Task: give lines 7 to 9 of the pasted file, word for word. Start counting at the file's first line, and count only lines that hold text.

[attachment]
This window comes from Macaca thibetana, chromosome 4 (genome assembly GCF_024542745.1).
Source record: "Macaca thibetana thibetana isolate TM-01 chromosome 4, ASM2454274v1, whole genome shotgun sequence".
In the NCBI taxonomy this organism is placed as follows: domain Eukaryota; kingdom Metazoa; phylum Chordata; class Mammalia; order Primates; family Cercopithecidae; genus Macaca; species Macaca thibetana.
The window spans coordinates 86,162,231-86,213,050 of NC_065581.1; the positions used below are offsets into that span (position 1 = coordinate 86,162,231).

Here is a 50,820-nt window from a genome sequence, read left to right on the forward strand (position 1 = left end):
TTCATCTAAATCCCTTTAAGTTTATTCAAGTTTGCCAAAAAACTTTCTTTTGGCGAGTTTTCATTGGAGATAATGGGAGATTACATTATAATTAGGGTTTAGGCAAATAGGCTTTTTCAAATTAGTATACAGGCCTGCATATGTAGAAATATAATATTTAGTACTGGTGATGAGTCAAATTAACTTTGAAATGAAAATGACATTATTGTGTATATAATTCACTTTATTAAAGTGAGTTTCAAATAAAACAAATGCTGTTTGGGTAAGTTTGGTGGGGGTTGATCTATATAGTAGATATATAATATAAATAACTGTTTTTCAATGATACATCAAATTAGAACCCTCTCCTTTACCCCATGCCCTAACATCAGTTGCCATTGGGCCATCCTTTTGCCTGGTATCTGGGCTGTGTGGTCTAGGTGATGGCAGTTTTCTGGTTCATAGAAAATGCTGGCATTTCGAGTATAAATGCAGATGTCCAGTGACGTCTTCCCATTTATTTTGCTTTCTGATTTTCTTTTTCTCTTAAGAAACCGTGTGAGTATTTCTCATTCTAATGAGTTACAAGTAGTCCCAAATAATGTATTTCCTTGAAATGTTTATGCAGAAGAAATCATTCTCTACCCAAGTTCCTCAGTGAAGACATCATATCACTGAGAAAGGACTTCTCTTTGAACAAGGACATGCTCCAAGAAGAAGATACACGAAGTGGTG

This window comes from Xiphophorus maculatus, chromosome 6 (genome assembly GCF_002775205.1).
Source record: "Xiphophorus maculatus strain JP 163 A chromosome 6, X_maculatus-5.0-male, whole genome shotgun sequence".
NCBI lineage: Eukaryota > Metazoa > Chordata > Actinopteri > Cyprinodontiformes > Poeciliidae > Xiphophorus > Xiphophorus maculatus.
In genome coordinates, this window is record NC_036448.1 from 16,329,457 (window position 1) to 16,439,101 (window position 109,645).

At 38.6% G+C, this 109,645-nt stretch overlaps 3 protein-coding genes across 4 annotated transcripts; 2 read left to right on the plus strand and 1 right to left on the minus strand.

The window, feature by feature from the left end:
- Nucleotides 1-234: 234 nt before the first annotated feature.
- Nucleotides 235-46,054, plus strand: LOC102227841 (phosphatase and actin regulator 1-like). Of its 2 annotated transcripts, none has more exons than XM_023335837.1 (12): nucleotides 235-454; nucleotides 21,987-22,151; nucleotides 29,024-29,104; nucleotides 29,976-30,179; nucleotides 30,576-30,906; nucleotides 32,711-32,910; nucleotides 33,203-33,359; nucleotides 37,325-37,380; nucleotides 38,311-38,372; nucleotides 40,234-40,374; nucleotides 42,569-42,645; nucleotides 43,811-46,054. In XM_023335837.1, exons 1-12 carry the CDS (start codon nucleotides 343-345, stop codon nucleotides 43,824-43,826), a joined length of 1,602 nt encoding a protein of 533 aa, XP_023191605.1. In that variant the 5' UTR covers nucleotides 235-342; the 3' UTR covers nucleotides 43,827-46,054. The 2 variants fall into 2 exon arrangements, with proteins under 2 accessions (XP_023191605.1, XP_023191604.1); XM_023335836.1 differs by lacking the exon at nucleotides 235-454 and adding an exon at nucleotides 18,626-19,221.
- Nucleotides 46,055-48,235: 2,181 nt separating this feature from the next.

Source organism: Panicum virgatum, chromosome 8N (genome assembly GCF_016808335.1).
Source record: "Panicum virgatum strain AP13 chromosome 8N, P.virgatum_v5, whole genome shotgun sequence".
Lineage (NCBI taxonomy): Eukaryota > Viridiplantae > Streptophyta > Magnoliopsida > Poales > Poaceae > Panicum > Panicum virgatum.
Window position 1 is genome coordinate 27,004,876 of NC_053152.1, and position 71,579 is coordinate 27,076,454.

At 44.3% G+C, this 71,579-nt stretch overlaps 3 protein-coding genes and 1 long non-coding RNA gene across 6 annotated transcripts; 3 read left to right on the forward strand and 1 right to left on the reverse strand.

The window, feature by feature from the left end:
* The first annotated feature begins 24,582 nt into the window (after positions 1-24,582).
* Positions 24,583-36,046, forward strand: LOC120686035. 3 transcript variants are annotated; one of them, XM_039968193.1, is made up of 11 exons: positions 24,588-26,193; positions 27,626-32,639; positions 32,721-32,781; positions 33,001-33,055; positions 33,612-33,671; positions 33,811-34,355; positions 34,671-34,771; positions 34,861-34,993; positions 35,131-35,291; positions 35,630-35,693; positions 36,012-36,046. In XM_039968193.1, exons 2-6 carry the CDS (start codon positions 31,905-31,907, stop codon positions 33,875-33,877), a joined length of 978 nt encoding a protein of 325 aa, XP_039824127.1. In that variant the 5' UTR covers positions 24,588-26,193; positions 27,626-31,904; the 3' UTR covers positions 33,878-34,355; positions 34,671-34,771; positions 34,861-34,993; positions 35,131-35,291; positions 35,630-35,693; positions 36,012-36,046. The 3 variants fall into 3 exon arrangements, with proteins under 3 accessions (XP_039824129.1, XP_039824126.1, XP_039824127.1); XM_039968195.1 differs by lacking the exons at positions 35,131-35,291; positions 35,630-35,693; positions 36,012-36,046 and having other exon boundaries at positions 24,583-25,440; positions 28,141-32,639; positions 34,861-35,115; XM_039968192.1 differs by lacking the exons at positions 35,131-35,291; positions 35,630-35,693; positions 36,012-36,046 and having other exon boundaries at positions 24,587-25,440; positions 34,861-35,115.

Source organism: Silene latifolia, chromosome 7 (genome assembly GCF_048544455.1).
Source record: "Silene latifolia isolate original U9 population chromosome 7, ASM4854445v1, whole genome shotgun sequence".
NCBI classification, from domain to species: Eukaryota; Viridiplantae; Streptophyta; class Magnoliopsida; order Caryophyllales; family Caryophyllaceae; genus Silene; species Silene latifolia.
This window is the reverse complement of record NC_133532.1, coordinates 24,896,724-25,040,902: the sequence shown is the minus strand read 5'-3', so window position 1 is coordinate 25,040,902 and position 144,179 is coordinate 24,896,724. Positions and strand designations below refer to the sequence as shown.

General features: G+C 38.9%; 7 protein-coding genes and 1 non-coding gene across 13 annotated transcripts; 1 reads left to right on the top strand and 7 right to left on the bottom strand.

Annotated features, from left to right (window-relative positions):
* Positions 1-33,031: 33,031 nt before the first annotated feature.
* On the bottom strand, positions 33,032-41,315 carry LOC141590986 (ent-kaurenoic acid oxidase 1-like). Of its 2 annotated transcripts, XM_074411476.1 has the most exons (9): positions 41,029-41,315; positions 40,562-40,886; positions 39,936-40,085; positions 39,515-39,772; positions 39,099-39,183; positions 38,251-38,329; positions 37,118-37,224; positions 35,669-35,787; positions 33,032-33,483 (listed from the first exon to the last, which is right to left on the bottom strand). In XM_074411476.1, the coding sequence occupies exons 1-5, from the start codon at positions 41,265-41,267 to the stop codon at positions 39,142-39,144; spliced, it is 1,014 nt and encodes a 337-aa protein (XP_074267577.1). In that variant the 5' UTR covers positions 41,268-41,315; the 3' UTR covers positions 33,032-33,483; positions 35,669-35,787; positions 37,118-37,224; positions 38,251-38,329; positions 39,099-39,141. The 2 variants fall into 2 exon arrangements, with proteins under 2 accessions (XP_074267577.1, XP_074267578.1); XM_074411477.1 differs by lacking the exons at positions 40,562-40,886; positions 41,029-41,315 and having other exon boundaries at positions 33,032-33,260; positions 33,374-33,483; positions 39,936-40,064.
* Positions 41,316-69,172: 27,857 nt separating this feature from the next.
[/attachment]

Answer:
This window comes from Xiphophorus maculatus, chromosome 6 (genome assembly GCF_002775205.1).
Source record: "Xiphophorus maculatus strain JP 163 A chromosome 6, X_maculatus-5.0-male, whole genome shotgun sequence".
NCBI lineage: Eukaryota > Metazoa > Chordata > Actinopteri > Cyprinodontiformes > Poeciliidae > Xiphophorus > Xiphophorus maculatus.